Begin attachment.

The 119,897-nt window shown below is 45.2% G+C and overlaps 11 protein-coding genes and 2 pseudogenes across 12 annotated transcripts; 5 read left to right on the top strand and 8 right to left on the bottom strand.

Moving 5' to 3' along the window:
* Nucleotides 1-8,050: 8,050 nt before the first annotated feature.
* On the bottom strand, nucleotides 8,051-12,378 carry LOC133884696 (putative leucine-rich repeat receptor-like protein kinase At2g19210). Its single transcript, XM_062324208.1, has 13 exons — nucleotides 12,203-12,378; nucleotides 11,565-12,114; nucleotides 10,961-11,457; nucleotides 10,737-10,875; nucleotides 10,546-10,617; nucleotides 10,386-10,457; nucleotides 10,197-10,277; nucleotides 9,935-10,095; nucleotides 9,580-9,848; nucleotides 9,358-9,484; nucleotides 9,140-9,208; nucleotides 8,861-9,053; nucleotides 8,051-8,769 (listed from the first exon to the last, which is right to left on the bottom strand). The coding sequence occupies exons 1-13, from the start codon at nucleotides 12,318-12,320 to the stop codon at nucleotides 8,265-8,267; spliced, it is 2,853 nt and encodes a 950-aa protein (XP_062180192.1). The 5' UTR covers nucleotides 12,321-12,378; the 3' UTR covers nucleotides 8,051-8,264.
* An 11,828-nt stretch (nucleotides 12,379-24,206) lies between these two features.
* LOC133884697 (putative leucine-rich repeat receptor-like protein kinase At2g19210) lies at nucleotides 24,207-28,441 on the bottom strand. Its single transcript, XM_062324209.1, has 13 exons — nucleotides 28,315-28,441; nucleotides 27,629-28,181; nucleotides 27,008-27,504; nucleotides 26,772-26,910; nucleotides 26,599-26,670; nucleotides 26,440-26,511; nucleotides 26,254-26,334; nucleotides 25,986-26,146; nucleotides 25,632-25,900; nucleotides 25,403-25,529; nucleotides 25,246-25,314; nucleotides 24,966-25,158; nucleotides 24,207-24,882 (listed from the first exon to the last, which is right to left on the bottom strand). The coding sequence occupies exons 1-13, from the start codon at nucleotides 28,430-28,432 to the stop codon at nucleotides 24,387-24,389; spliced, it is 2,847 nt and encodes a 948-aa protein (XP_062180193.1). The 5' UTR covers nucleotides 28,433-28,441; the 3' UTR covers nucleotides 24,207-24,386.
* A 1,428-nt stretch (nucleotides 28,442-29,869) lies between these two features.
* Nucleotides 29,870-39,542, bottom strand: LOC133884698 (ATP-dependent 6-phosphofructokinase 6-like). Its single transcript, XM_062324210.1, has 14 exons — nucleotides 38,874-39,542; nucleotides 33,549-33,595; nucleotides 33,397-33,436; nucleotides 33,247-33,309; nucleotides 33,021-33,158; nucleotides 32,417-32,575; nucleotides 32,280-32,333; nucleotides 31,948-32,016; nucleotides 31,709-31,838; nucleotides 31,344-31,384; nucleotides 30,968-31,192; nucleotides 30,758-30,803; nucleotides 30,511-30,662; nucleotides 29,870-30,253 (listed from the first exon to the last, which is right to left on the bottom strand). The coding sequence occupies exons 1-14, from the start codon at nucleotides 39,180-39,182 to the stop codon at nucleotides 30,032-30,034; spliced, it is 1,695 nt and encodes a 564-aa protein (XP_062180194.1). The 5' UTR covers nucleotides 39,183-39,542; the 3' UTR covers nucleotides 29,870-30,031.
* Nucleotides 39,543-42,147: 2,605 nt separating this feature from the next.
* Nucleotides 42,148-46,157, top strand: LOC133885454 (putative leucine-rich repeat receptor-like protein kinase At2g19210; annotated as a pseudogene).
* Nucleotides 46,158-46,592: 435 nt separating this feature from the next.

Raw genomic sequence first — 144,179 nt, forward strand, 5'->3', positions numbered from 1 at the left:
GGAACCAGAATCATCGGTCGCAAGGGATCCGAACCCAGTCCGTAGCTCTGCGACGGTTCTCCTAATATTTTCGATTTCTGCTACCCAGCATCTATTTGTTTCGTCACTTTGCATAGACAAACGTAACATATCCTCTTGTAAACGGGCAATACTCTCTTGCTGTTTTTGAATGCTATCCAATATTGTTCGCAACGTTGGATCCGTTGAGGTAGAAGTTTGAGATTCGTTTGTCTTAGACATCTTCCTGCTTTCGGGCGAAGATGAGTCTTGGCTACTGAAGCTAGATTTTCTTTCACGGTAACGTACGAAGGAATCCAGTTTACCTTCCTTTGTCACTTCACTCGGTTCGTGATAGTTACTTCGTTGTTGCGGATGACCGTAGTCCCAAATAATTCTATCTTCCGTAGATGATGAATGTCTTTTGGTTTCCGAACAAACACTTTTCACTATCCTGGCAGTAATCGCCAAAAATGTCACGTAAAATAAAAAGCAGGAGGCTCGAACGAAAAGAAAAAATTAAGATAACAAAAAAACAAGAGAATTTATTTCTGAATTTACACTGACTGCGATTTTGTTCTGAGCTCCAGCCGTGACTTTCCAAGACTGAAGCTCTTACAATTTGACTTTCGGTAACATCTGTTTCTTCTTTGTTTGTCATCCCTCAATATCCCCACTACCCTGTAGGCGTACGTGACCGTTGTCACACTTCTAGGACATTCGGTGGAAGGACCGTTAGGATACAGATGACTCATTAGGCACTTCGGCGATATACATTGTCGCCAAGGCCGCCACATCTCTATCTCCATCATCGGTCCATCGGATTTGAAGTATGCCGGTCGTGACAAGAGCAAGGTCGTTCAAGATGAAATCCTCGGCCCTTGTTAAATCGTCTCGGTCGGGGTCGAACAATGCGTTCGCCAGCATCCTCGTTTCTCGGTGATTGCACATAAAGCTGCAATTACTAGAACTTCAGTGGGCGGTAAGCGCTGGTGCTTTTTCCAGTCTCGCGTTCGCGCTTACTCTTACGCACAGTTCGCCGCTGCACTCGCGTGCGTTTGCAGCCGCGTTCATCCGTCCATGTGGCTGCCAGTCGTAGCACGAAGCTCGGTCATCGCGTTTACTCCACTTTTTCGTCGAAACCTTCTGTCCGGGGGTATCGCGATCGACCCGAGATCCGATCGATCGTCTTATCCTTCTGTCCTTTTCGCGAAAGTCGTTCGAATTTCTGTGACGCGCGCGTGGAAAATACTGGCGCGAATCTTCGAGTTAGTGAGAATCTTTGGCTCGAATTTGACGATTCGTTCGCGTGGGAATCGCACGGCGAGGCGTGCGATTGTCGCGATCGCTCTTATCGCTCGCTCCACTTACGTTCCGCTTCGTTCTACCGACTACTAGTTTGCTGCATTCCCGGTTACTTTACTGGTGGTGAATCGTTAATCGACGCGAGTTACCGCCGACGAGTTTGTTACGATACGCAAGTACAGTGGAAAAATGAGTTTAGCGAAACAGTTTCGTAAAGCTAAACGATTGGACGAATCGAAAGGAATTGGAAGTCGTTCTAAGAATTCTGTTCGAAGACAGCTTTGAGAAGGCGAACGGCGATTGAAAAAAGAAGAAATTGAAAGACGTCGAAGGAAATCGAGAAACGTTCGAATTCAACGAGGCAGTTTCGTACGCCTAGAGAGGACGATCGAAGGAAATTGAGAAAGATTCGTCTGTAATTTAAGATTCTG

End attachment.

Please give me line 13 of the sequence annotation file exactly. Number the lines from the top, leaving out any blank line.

GGAACCAGAATCATCGGTCGCAAGGGATCCGAACCCAGTCCGTAGCTCTGCGACGGTTCTCCTAATATTTTCGATTTCTGCTACCCAGCATCTATTTGTTTCGTCACTTTGCATAGACAAACGTAACATATCCTCTTGTAAACGGGCAATACTCTCTTGCTGTTTTTGAATGCTATCCAATATTGTTCGCAACGTTGGATCCGTTGAGGTAGAAGTTTGAGATTCGTTTGTCTTAGACATCTTCCTGCTTTCGGGCGAAGATGAGTCTTGGCTACTGAAGCTAGATTTTCTTTCACGGTAACGTACGAAGGAATCCAGTTTACCTTCCTTTGTCACTTCACTCGGTTCGTGATAGTTACTTCGTTGTTGCGGATGACCGTAGTCCCAAATAATTCTATCTTCCGTAGATGATGAATGTCTTTTGGTTTCCGAACAAACACTTTTCACTATCCTGGCAGTAATCGCCAAAAATGTCACGTAAAATAAAAAGCAGGAGGCTCGAACGAAAAGAAAAAATTAAGATAACAAAAAAACAAGAGAATTTATTTCTGAATTTACACTGACTGCGATTTTGTTCTGAGCTCCAGCCGTGACTTTCCAAGACTGAAGCTCTTACAATTTGACTTTCGGTAACATCTGTTTCTTCTTTGTTTGTCATCCCTCAATATCCCCACTACCCTGTAGGCGTACGTGACCGTTGTCACACTTCTAGGACATTCGGTGGAAGGACCGTTAGGATACAGATGACTCATTAGGCACTTCGGCGATATACATTGTCGCCAAGGCCGCCACATCTCTATCTCCATCATCGGTCCATCGGATTTGAAGTATGCCGGTCGTGACAAGAGCAAGGTCGTTCAAGATGAAATCCTCGGCCCTTGTTAAATCGTCTCGGTCGGGGTCGAACAATGCGTTCGCCAGCATCCTCGTTTCTCGGTGATTGCACATAAAGCTGCAATTACTAGAACTTCAGTGGGCGGTAAGCGCTGGTGCTTTTTCCAGTCTCGCGTTCGCGCTTACTCTTACGCACAGTTCGCCGCTGCACTCGCGTGCGTTTGCAGCCGCGTTCATCCGTCCATGTGGCTGCCAGTCGTAGCACGAAGCTCGGTCATCGCGTTTACTCCACTTTTTCGTCGAAACCTTCTGTCCGGGGGTATCGCGATCGACCCGAGATCCGATCGATCGTCTTATCCTTCTGTCCTTTTCGCGAAAGTCGTTCGAATTTCTGTGACGCGCGCGTGGAAAATACTGGCGCGAATCTTCGAGTTAGTGAGAATCTTTGGCTCGAATTTGACGATTCGTTCGCGTGGGAATCGCACGGCGAGGCGTGCGATTGTCGCGATCGCTCTTATCGCTCGCTCCACTTACGTTCCGCTTCGTTCTACCGACTACTAGTTTGCTGCATTCCCGGTTACTTTACTGGTGGTGAATCGTTAATCGACGCGAGTTACCGCCGACGAGTTTGTTACGATACGCAAGTACAGTGGAAAAATGAGTTTAGCGAAACAGTTTCGTAAAGCTAAACGATTGGACGAATCGAAAGGAATTGGAAGTCGTTCTAAGAATTCTGTTCGAAGACAGCTTTGAGAAGGCGAACGGCGATTGAAAAAAGAAGAAATTGAAAGACGTCGAAGGAAATCGAGAAACGTTCGAATTCAACGAGGCAGTTTCGTACGCCTAGAGAGGACGATCGAAGGAAATTGAGAAAGATTCGTCTGTAATTTAAGATTCTG